Warren County Sheriff Roy Wallace was there to meet them in the motel parking lot, with plenty of uniformed deputies in tow.
"You will leave this property or you will all be arrested for trespassing,'' Wallace told Wilkinson and his minions.
Wilkinson didn't seem to mind, but there were enough of his local klansmen who decided they hadn't signed on to spend the night in the Warren County jail; and the flag-waving klansmen backed to the edge of the motel access road, where Wilkinson, hollering over a bullhorn, spewed venom to a crowd of about 300 supporters, media and curiosity-seekers who had gathered just off of motel property.
The Imperial Wizard said it didn't matter that they were denied access to the motel room "because obviously we couldn't fit this crowd in there anyways."
After Wilkinson got done expelling gas into the night sky, the crowd grew weary and slunk away quietly – including the car with Alabama plates that Wilkinson said was packed with his "SWAT team." It rumbled off to I-75 with a loudspeaker attached to the roof that was blaring "Dixie Land."
Round one was over. Round two, which took place in July 1979 in Middletown's Dixie Heights Park, nearly burst out into a full-fledged riot.
The klansmen, with a crowd of about 1,000 supporters gathered around them, had Wilkinson back in town to lead them. They torched a 20-foot tall wooden cross, the sight of which enraged the nearly 100 anti-Klan protestors on the other side of the park.
At one point, more than 100 police officers were on hand, but they could not keep the two sides apart; their ranks were stretched too thin. The two sides were standing nearly face-to-face, heckling each other. Beer bottles and eggs started flying through the air.
A klan supporter and a protestor began fighting with sticks, ninja-style. The fight began attracting attention and, soon, several hundred klan supporters charged across the field and began chasing the protestors to the edge of the park.
I got caught up in the stampede and was knocked down. Fights were breaking out all over.
Middletown police chief Russell Dwyer later called it a "touchy situation. Our sole function was to protect the people."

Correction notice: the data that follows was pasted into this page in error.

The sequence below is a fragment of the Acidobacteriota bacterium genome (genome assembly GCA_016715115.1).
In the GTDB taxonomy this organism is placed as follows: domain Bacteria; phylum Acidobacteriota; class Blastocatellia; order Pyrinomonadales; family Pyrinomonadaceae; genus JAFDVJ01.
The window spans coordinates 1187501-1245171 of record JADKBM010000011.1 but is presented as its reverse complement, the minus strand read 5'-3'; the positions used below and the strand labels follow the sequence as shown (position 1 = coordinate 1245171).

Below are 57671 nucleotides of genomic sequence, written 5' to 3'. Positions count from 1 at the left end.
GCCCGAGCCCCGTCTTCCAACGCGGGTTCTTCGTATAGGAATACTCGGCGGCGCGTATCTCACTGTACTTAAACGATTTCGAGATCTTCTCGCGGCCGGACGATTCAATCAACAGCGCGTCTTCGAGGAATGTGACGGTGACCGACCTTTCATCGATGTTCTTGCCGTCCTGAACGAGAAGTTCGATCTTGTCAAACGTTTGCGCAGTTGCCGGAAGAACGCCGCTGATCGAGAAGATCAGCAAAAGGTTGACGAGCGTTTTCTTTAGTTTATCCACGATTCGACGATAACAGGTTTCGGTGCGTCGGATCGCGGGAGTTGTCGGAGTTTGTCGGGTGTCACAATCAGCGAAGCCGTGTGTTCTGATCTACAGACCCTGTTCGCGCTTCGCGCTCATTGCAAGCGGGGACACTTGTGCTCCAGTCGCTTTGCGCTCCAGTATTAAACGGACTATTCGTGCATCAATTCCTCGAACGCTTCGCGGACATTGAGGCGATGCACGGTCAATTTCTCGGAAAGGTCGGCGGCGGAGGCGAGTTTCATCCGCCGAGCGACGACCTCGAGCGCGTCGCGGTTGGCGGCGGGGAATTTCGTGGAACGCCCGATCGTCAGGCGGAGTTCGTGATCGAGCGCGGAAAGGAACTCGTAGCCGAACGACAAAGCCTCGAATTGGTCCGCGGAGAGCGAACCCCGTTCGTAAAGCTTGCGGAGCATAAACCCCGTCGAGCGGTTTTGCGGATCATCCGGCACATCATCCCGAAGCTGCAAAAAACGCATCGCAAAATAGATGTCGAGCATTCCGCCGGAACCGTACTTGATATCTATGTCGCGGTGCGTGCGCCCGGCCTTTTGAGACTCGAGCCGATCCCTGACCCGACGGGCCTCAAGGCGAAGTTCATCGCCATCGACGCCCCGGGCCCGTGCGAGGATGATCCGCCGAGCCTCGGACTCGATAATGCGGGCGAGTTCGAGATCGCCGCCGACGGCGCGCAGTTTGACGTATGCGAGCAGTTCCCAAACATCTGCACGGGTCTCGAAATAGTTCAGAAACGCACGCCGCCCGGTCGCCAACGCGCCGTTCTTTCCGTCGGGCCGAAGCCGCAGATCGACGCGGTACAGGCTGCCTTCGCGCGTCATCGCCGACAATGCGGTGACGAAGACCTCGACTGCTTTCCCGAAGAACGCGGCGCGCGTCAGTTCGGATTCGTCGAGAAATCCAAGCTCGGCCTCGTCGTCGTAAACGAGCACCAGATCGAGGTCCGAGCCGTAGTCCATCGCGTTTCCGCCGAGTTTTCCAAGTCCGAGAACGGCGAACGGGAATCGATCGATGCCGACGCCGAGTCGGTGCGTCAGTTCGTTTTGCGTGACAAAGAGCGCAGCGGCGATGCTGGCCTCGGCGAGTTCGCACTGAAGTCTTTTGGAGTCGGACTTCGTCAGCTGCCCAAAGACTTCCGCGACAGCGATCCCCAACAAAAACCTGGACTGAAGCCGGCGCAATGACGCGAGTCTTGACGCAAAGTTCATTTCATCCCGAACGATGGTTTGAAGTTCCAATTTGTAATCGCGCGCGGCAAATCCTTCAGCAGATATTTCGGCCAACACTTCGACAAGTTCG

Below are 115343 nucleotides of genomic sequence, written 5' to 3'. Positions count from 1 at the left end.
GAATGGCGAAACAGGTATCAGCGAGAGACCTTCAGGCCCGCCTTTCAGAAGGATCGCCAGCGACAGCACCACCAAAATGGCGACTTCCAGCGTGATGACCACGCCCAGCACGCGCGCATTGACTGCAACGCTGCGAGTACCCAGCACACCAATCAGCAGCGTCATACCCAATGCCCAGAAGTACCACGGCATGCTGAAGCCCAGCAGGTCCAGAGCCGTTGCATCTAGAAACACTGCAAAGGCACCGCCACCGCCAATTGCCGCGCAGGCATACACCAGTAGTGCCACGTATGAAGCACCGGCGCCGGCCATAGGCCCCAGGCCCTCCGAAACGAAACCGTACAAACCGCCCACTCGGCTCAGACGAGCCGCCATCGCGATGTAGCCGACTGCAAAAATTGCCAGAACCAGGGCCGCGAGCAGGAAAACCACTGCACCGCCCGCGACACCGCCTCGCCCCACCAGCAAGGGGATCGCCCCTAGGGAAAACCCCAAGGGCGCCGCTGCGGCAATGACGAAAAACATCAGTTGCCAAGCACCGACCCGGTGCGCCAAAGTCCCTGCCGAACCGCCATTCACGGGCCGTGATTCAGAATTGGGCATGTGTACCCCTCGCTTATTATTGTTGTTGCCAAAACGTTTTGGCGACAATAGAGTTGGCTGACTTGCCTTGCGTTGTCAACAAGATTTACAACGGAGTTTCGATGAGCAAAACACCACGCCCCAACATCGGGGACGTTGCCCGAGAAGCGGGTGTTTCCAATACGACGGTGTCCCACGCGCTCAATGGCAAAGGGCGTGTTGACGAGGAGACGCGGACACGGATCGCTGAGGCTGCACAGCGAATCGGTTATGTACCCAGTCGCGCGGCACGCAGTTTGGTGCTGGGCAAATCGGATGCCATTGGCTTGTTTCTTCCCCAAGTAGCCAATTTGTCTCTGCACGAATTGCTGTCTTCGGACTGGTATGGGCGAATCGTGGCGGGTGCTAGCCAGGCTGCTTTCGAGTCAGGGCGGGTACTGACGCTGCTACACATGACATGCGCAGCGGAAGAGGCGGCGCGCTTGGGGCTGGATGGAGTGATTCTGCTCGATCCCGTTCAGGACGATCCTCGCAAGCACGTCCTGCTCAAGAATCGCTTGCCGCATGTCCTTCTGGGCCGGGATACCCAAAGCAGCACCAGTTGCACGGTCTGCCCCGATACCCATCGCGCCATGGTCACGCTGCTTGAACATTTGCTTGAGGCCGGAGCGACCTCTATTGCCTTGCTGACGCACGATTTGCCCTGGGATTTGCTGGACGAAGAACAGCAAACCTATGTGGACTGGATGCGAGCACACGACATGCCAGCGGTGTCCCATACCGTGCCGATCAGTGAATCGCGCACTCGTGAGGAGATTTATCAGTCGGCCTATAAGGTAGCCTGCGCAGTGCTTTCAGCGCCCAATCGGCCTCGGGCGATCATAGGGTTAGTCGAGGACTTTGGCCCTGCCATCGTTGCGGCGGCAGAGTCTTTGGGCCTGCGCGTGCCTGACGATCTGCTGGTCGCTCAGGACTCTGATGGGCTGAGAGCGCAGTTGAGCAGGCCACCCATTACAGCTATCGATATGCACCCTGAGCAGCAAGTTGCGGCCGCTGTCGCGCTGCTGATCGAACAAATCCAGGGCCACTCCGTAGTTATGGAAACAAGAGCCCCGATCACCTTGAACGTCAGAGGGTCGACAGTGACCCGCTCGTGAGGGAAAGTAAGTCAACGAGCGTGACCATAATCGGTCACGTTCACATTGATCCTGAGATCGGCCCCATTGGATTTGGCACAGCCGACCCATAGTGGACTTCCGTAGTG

With great effort, police got the melee under control. There was only one arrest – a Middletown man who was charged with concealing a weapon. It wasn't clear which side he was on.
Bill Wilkinson, of course, moved on to foment chaos elsewhere.
But Middletown was not done with him.
About a year later, in June 1980, he was back in Middletown's Dixie Heights Park, wearing a black business suit and escorted into the park by about three dozen klansmen in robes.
The Middletown Police and the Butler County sheriff had learned their lesson. This time the two sides were separated – with the Klan in the park and the Middletown Anti-Klan Network holding its rally nearby.
There were about 225 officers from Butler County and surrounding counties in the park; and everyone who entered the park was searched by officers.
Wilkinson bloviated to the crowd for well over an hour before being marched out by his escorts and into a waiting car. If he had meant to start trouble, it didn't work. The crowd listening to him this time seemed weary of the whole thing.
And that was the last of Bill Wilkinson in Butler County, Ohio.
By 1984, he had resigned as Imperial Wizard. He disappeared from the scene after allegations that he was snitching to the FBI – something he denied vehemently.
Several years ago, a British newspaper, The Daily Mail, discovered that he was living in Belize where he owned a luxury resort and seemed to be getting along fine with the black population there.
Have a nice time, Bill. Don't come back. There are too many people spewing hate these days back home without having you back in the mix.